What if screwdrivers didn’t want to screw anymore? Erlend Peder Kvam’s new illustrated book investigates
The Leipzig-based illustrator’s publication explores a reality in which the tools humans have created decide they want to pursue a different role in life.
- Olivia Hingley
- 4 April 2023
What has always made Erlend Peder Kvam’s work so brilliant is his ability to let his mind run away with itself, creating new – often quite farcical – realities. This was the case in 2020, when we last spoke to the illustrator, and remains as such with the release of his new book Tools of Encouragement. Throughout its pages, adorned with colourful characters and finished in his trademark style, Erlend questions: what if the tools we make one day decided they didn’t want to carry out their specific function anymore?
Such a unique topic arose after Erlend began musing on subjects like the regularity at which humans question their ‘purpose’ in life. “I guess it was a bit easier some years ago, when you would inherit whatever profession your parents had,” Erlend ponders. “As my father is a farmer, my purpose in life would also be a farmer. I guess it would be good! But today things are more complicated.”
Alongside this pondering, a disparate line of thought also began bugging Erlend – the fact that one of the things that divides humans from animals is our ability to create tools. “These tools, whether they are material or conceptual, are always created with a purpose to perform a certain task.” Combining these thoughts, with his previous thoughts on human free-will and ‘purpose’, Erlend devised an entirely new concept: “as tools get more civilised, we must reckon they also want to do other stuff than what they were made to do. This is somehow what happens in my book.”
As you can imagine, this results in some pretty absurd scenes: water bottles and toilet rolls doing a spot of shopping; a group of torches engaging in an orgy; and nails reading newspapers. However, most of the scenes remain somewhat nonsensical, pushing their audience to accept ignorance or fabricate their own storyline. To really get into the mind of his characters, Erlend will try to create works from their perspective. This was the case with his piece Spike News. “This was actually a drawing I had in mind for a long time, but didn’t figure out how to do it ‘right’,” Erlend explains. “I have to admit that I was very happy with the solution of making the drawing from the spikes’ perspective – which of course is a vertical perspective.”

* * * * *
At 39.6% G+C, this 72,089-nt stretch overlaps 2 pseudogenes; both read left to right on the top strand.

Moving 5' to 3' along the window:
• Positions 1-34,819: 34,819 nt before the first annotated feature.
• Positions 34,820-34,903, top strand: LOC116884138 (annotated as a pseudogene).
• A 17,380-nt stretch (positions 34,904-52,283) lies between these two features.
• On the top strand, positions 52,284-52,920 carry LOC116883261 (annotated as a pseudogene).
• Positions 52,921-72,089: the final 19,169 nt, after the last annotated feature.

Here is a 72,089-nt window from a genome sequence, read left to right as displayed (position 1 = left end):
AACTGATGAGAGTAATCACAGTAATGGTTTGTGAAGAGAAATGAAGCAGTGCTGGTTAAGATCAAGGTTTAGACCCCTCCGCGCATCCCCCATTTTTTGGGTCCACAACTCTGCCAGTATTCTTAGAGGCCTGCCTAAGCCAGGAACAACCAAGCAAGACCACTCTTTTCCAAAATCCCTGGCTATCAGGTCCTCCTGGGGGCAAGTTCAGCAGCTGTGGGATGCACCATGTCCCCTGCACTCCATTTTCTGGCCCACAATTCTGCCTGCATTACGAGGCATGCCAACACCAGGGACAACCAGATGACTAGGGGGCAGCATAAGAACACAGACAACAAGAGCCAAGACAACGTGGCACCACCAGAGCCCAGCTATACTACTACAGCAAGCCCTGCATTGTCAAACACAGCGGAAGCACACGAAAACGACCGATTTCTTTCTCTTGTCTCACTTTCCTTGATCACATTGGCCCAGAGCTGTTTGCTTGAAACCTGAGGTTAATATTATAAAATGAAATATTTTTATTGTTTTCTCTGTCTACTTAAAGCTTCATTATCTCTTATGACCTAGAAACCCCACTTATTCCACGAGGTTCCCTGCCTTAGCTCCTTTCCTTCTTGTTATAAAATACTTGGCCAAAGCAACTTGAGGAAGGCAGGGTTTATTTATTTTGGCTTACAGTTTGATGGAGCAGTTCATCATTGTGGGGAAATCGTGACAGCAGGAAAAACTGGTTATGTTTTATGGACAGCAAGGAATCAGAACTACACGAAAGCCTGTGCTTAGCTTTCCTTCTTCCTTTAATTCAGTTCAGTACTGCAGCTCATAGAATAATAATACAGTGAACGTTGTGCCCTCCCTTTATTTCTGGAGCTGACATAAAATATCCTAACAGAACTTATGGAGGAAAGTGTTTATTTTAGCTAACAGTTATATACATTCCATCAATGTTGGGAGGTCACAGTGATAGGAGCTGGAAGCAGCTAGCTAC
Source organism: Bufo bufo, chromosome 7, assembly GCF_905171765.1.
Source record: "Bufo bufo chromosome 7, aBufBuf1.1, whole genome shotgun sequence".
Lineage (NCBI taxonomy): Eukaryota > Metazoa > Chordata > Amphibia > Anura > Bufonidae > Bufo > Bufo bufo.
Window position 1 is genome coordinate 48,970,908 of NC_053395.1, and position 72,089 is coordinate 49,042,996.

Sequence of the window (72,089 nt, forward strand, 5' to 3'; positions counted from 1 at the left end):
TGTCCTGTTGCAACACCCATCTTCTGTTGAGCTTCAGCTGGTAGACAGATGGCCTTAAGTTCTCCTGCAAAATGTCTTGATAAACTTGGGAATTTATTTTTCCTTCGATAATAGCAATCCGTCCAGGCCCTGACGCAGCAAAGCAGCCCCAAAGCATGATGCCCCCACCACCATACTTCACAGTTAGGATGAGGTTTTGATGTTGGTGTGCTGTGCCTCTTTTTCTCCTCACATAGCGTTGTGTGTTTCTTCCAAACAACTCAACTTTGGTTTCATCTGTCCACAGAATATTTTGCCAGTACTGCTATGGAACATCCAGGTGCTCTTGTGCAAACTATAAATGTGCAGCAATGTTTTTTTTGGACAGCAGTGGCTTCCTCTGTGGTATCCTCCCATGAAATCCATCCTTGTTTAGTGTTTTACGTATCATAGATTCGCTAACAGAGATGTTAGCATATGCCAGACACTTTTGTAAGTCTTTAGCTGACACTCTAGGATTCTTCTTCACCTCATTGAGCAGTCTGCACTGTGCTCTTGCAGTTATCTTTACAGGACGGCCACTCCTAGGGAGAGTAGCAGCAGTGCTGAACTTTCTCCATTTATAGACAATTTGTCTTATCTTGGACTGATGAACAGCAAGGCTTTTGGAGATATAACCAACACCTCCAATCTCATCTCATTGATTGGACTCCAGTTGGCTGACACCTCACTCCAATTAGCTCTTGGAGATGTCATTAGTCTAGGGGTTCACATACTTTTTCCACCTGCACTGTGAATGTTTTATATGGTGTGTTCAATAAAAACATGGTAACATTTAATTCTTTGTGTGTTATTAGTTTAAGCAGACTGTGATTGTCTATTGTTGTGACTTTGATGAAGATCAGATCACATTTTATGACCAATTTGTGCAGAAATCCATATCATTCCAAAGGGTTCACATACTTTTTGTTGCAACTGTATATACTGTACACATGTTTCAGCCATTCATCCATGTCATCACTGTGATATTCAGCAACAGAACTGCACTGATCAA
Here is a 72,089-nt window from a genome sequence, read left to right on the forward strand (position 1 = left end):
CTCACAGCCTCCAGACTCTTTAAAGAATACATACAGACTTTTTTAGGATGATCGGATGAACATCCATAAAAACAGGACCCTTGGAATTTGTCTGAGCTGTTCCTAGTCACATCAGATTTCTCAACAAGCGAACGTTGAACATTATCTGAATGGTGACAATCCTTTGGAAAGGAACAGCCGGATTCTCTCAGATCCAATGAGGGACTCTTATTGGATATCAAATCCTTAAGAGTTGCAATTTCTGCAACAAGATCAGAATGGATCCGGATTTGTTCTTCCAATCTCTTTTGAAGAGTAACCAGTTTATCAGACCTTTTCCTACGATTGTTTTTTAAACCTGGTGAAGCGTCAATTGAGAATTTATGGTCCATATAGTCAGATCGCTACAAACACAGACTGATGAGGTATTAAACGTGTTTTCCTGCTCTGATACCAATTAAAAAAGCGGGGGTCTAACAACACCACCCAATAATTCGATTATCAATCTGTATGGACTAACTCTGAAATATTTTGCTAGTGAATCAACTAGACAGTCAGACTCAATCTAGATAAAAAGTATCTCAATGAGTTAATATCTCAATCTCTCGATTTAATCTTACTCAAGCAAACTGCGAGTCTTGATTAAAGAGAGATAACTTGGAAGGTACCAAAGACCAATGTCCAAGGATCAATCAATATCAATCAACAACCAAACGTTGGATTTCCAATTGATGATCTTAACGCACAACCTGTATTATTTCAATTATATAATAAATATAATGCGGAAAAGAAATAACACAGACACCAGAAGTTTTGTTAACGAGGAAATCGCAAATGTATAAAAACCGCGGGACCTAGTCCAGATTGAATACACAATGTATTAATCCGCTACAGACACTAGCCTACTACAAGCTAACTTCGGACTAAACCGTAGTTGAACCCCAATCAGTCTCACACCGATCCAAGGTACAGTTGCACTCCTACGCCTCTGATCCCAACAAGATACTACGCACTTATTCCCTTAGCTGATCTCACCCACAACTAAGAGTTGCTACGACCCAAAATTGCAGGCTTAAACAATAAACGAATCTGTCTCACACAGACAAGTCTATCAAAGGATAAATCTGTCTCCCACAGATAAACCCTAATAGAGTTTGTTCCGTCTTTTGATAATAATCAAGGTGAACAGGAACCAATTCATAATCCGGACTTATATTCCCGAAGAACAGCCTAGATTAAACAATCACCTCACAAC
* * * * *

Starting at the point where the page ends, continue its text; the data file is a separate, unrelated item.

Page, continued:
Putting what he preaches into practice, Erlend shares that, as an illustrator, he’s always very conscious of his tools. “I have to treat them as good friends, I have to be faithful to them and not change them all the time”. Religiously using a thick Edding marker pen alongside a thin Rotring pen, Erlend manages to create such depth and layers with simple mark making – the thicker lines give his work the playful, naive impression, while the thinner allows for small details and textures to be made.
Overall, Erlend is “super happy” with how the book came together, and it’s now being published all over the globe by one of his “all time favourite” publishers Nieves. So if you’ve ever wondered if the various tools in your life are planning a revolt, it might be worth getting your hands on a copy.
In 2020 Erlend starting his own independent zine label Foot Books alongside Martin Asbjørnsen, take a look at it here.
Erlend Peder Kvam: The Plague (Copyright © Erlend Peder Kvam and Nieves, 2023)
About the Author
Olivia (she/her) joined the It’s Nice That team as an editorial assistant in November 2021 and soon became staff writer. A graduate of the University of Edinburgh with a degree in English literature and history, she’s particularly interested in photography, publications and type design.